QNAP TVS-873 Review From A Photographer

 

Why I Bought A NAS

 
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The privacy and safety of the photos of the women I photograph has all was been one of my top priorities. Over the last year, I've started taking the security and long-term storage of my images and video more and more seriously. In 2017 I had a very close call. I almost lost 6 months of worth of images, edited and raw files even with my many backups. I was able to recover all of the lost images but it took a lot of time and in that time I missed two client delivery dates. I gave refunds and free products to these clients but it no doubt the reputation of my business was still damaged.

I've been looking into buying a NAS for a while now and that disaster was what kicked me over the edge. My first thought was to build my own using FreeNAS or unRaid. I'm a nerd and I've been building my own PCs now for almost 20 years, so building my own custom NAS wouldn't have given me much trouble. The thing that worried me the most about building my own was the reliability of such a system. If you have ever built a pc you will know there is always a few little problems that will pop up now and then. This system needs to be reliable and have as close a possible a 100% uptime. An off the shelf solution seemed to be the best option for this.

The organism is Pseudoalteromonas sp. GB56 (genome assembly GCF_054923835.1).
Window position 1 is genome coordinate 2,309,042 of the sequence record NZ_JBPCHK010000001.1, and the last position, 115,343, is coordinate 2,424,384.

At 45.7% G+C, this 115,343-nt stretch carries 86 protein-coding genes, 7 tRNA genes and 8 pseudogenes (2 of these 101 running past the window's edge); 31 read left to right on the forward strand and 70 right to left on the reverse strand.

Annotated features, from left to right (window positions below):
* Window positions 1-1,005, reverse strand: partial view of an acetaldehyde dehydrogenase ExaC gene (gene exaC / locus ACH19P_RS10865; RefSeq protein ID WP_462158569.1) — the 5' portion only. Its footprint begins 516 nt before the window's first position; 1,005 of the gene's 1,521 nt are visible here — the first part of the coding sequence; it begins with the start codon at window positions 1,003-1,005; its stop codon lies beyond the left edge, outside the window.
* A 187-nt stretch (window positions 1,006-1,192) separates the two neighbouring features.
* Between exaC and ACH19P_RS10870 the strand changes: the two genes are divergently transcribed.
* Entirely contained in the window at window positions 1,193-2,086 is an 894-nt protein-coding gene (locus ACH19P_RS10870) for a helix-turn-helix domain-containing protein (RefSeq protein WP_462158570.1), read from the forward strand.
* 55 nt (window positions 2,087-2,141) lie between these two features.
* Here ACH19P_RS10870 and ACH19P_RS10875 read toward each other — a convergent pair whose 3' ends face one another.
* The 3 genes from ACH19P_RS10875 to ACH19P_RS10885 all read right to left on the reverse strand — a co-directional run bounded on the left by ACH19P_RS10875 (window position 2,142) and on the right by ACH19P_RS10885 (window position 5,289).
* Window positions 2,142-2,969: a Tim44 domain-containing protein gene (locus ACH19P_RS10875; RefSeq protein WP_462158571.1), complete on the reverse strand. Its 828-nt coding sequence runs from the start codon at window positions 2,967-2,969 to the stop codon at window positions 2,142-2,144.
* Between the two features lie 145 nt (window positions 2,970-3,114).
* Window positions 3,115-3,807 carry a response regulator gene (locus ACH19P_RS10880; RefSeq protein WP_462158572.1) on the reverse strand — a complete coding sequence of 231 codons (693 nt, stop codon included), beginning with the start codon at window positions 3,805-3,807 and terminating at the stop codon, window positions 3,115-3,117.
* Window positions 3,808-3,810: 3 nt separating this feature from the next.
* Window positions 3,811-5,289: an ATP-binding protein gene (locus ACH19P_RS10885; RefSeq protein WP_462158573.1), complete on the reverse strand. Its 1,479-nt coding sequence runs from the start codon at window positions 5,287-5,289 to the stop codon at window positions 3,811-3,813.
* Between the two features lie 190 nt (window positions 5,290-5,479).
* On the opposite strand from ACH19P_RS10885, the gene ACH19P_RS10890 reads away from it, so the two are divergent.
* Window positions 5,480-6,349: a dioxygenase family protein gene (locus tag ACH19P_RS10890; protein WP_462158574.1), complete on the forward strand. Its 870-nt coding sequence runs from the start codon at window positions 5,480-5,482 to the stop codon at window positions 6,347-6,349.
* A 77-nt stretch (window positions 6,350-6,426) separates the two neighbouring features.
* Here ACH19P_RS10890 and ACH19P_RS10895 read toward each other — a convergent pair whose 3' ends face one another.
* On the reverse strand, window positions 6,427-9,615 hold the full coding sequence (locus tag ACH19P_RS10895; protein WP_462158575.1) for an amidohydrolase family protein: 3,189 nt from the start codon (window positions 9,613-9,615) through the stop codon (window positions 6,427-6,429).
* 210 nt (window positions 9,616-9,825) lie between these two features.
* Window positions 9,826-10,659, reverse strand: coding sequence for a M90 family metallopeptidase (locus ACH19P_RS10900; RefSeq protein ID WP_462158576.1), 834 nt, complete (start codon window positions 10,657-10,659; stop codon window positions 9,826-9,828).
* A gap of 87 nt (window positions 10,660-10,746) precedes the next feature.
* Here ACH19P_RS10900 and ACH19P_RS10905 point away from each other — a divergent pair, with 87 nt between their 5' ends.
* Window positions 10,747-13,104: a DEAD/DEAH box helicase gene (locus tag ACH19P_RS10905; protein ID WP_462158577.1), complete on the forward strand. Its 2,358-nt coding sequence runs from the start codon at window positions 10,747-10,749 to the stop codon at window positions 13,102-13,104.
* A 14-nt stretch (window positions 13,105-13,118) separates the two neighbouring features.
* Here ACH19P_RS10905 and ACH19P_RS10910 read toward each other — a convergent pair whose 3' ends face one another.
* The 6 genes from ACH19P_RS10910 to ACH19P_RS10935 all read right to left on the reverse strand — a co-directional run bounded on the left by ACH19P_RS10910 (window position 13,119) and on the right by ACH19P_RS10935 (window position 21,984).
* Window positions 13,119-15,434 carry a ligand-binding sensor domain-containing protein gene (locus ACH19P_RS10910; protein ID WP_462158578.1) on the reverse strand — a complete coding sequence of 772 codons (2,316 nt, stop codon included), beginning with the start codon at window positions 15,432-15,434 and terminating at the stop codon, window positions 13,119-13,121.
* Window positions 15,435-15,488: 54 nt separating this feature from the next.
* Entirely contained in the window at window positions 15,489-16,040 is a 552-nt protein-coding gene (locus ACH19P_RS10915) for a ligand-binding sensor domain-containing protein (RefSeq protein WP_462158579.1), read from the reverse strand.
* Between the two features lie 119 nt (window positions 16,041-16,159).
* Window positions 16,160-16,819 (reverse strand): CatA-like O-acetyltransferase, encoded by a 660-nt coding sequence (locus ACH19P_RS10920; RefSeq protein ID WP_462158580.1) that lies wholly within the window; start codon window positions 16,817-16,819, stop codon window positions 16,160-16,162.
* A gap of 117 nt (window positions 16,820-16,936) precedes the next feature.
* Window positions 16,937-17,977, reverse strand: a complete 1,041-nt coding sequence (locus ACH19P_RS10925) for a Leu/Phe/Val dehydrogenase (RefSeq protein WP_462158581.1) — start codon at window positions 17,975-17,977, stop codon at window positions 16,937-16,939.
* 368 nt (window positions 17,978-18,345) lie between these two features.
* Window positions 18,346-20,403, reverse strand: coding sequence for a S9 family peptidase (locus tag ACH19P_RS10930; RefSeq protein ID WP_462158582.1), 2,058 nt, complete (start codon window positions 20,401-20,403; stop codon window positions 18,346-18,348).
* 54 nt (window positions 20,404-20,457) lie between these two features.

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I needed a NAS that could handle a lot at once. It needs to keep my photos safe while I work from it, run a PLEX server, run my security cameras 24/7 and run VM's. Before I purchased the QNAP I was also considering the Synology DS1817+ but the QNAP won because of it's more powerful hardware. The Synology only had an Intel Atom C2538 2.4 GHz Quad Core and the QNAP has an AMD R-Series quad-core 2.1 GHz processor which can burst up to 3.4 GHz and the QNAP can support up to 64GB of ram and the Synology only 16GB. I was looking to play around and experiment with virtualization and these extra bumps in performance would really matter when I'm running VM's. I currently only have 8GB of ram installed but I plan to upgrade to 32GB sooner or later. I'm asking this NAS to do a lot of work at once and the pre-installed 8GB is not enough. I would have bought one with more ram pre-installed but unfortunately, I couldn't find any local shops in Brisbane that sold the higher ram models.